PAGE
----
A key impetus for the invention of a Rapid Diagnostic Test (RDT) for sleeping sickness (also known as human African trypanosomiasis or HAT) was the persuasive advocacy for better ‘field ready tools’ by medical humanitarian agencies such as Médecins Sans Frontières. They were engaged in fighting outbreaks of this disease, which is fatal if untreated, in contexts of weakened health systems and mass displacements during the Central African wars of the 1990s.
When RDTs to screen for sleeping sickness came on to the market in 2013, humanitarian agencies and global health donors primarily saw their value in terms of their ‘lightness’. Because screening tests no longer required electricity, refrigeration and specialised laboratory technicians to standardise reagents, tests could be packed onto motorcycles for health staff to work in much smaller teams to systematically screen villages.
When war broke out in South Sudan at the end of 2013, eventually causing the displacement of more than one million people into Uganda, many within the government and the humanitarian community feared an outbreak would follow. At a national stakeholders meeting, for example, a member of the government’s trypanosomiasis control agency suggested, “Refugees who come into the north should not be allowed to go to the hinterlands until they are screened. […] Those found positive should not be allowed to come in.”
Interestingly, in the years since this crisis began, RDTs have largely not been used in Uganda in the ways envisioned by humanitarian agencies. For one thing, today they are more likely to be found in health facilities rather than on the backs of motorbikes. For another, they have tended not to be used in refugee populations much at all.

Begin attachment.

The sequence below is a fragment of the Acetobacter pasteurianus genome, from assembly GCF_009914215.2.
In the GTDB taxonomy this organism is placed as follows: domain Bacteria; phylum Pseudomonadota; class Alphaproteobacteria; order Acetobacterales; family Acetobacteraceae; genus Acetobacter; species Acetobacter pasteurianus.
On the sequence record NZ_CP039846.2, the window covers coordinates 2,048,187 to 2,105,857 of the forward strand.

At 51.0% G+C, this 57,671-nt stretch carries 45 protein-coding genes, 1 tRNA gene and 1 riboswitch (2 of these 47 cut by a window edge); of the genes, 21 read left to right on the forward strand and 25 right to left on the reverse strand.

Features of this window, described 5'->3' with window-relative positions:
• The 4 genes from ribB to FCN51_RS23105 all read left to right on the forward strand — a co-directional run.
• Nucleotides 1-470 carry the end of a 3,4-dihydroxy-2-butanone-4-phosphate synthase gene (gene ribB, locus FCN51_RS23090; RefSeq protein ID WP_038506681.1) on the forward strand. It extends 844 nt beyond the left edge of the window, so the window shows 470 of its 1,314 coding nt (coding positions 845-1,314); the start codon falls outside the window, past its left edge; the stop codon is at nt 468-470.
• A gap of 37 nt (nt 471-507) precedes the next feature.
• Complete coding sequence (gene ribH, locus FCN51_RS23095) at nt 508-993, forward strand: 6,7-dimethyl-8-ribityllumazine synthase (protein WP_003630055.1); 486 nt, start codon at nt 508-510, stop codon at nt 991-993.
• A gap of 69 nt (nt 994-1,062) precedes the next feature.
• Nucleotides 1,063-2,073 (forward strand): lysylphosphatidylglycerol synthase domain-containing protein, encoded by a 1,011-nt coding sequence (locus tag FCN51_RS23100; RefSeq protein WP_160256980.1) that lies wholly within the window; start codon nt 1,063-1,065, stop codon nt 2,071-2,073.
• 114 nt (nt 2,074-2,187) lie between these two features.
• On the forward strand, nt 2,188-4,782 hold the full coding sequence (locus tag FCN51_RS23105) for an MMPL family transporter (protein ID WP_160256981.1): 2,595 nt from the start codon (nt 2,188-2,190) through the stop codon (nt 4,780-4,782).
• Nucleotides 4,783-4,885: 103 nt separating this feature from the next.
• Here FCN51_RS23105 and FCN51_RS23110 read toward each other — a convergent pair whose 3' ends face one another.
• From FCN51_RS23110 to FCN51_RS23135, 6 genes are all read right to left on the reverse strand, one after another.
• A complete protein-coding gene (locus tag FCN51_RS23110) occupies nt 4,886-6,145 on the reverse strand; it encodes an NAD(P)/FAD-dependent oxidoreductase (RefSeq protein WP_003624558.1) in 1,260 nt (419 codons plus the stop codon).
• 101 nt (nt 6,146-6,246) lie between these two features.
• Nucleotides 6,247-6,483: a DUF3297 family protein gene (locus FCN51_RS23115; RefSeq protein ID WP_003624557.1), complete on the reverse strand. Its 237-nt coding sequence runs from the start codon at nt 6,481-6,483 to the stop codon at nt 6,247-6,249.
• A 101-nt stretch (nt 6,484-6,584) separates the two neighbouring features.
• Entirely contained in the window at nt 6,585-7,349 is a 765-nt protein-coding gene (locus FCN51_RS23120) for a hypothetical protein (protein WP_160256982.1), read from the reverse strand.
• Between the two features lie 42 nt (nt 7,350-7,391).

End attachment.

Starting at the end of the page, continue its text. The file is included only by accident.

Partly this relates to the scale of the global epidemic of sleeping sickness which has changed since the urgent pleas for help came from humanitarian agencies in the 1990s. As in most parts of Africa, the disease has so receded in Uganda that it is no longer cost-effective to screen everyone for the disease. Instead, the Ugandan control programme has reorganised activities so that sleeping sickness screening is integrated into the everyday work at government health facilities –something which was only possible with development of the RDT (see piece by Shona Lee). These government facilities are also the main access point to sleeping sickness diagnostic technology for refugees.
Such a departure from the humanitarian vision of how sleeping sickness RDTs should be used in an emergency also relates to how humanitarian responses have evolved globally. Rather than funding humanitarian agencies to organise flexible but hard-to-sustain mobile teams to bring healthcare to displaced populations, the international community increasingly channels funds into government systems to expand services at static facilities which can serve both local and displaced people. For staff working in Uganda, the idea of an RDT fit well into this sort of humanitarian response because they viewed RDTs as a useful short-cut to having full lab infrastructure. Staff working to rapidly upgrade facilities for the expanded population have said, for example, “we haven’t yet got microscopes, our laboratory is not fully ready but we have rapid tests”.
But while sleeping sickness RDTs may have solved the problem of complicated laboratory infrastructures which has been particularly acute in this crisis, they did little to simplify the increasingly complex disease control governance arrangements needed to mobilise government health workers to actually use RDTs on refugees. Gaps and disconnects occurred in all parts of the health system required to detect cases of sleeping sickness in this population.